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The Torah Learning Library of Yeshivat Chovevei Torah

Category: Torah

Serving God Ideally

by Rabbi Dov LinzerPosted on May 8, 1998

In parshat Bechukotai, God tells the Israelites that if they obey His commandments they will be blessed with all kinds of material blessings: rain in the right time, bountiful crops, children, health, and peace. If, however, they disobey Him and reject His commandments all types of tragedy will befall them: disease, famine, death in battle, and, finally, exile from the land.…

‘To Her he Shall Become Impure’ – Serving God by Leaving the Temple

by Rabbi Dov LinzerPosted on May 1, 1998

The parsha of Emor centers on the sanctity of the Kohanim: their obligation not to become impure, restrictions on whom they can marry, and the conditions under which they can serve in the Temple and eat its sacrifices. The end of the parsha enumerates all the festivals of the year and the special sacrifices brought on each.…

The Yom Kippur Service and The Avoda of Teshuva

by Rabbi Dov LinzerPosted on April 17, 1998

Parshat Acharay-Mot details the Temple service that the high priest would perform every Yom Kippur. Today, the description of the Temple service forms the center of the communal Yom Kippur Musaf prayer, and the Torah reading on Yom Kippur is taken from the parsha of Acharay-Mot.…

Slander and its Consequences

by Rabbi Dov LinzerPosted on April 10, 1998

The parsha of Metzora details laws of impurity, a state that would prevent a person from entering the Temple and, in some cases, from entering the Israelite camp. Tzara’at, often mistranslated as “leprosy,” was a supernatural spotting that could appear on a person’s house, clothes, or body.…

Brit Milah, Covenant and Partnership

by Rabbi Dov LinzerPosted on April 4, 1998

Parshat Tazria details many laws of purity and impurity which, for the most part, are not relevant today. However, it begins with the laws of childbirth and the mitzvah of brit milah, of circumcising Jewish males on the eighth day. What is the purpose of the brit milah?…

Holiness, Self-Restraint, and Personal Growth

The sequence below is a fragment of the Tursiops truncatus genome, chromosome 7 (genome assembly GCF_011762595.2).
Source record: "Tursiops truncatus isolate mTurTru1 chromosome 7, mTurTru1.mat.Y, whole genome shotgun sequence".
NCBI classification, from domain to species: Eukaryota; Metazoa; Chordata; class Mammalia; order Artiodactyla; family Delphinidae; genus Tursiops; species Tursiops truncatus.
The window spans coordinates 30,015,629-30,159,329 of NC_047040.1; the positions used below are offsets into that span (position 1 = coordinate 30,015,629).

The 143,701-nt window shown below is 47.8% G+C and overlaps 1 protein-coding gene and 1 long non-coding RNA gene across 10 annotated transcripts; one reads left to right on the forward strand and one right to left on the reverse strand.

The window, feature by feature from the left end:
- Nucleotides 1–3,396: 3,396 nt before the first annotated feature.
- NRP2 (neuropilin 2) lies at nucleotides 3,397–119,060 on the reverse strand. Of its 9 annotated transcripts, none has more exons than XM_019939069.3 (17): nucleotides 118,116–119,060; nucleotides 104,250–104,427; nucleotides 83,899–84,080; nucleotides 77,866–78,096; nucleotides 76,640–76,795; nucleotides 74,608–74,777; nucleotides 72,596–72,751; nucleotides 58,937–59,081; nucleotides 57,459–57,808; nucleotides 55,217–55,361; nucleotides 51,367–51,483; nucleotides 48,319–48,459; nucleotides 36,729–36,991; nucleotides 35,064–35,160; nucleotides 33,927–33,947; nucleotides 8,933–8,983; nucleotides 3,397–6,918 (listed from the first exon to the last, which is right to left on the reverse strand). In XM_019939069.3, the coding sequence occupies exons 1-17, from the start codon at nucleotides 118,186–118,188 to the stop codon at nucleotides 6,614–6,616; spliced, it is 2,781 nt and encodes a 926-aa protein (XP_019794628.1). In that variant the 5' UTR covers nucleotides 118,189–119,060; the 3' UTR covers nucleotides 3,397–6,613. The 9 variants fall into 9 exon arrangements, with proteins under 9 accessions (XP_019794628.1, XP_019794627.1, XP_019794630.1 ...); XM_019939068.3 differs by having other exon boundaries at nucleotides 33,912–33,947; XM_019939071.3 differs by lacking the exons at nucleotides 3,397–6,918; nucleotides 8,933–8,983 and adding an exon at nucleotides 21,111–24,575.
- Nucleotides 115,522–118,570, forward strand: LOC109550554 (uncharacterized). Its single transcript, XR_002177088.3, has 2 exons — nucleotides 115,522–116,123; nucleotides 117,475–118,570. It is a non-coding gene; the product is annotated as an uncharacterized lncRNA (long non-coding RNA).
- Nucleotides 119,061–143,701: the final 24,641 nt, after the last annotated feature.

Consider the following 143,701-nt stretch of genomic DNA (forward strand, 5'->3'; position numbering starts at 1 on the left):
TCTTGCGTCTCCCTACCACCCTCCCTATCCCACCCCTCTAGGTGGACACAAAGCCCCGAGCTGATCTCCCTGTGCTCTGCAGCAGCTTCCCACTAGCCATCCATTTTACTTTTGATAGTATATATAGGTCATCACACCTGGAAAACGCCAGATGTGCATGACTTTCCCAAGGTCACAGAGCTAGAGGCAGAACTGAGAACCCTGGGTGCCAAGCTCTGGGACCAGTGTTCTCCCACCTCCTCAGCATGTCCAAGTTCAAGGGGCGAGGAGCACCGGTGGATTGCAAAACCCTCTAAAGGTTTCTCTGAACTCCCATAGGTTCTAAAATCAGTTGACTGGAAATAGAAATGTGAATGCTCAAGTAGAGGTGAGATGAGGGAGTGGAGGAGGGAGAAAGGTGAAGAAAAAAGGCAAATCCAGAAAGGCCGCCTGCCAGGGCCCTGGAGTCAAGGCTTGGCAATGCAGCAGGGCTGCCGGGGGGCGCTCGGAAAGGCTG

by Rabbi Dov LinzerPosted on March 28, 1998

Parshat Shmini opens with the culmination of the process of inducting Aaron and his sons into the priesthood. For seven days they had offered the same sacrifices and repeated the same ritual. Now, on the eighth day, a special ceremony was performed to inaugurate the sanctuary and their role in it as priests.…

Mitzvot, Monotony, and Meaning

by Rabbi Dov LinzerPosted on March 21, 1998

Parshat Tzav continues with a discussion of the sacrifices to be brought in the Sanctuary, this time from the perspective of the priests that do the service. It concludes with a seven-day induction of Aaron and his sons into the priestly order.…

A Mitzvah of Belief?

by Rabbi Dov LinzerPosted on February 2, 1998

In parshat Yitro, we reach the climax of the Exodus story. It has been just seven short weeks since God demonstrated His might to the Egyptians and Israelites, and now the Children of Israel arrive at Mount Sinai to directly encounter God, receive His commandments, and become a people, His people.…

Faith in God, Not Playing God

by Rabbi Dov LinzerPosted on December 15, 1997

Parsha Vayigash opens with the climactic moment in the Joseph saga. After having forced his brothers to bring down Benjamin by holding Simeon captive, Joseph plants his silver chalice in Benjamin’s bags and demands that Benjamin remain in Egypt as his slave.…

The Test of God’s Silence

by Rabbi Dov LinzerPosted on November 22, 1997

Chaye Sarah relates the events of Abraham’s life that follow the akedah, the binding of Isaac. Sarah, Abraham’s wife of many years, dies and Abraham acquires a burial plot for her in the land of Cannan. Abraham then sends his servant to find a wife for his son Isaac, and, on the successful completion of the mission, Abraham remarries, fathers more children, and finally dies.…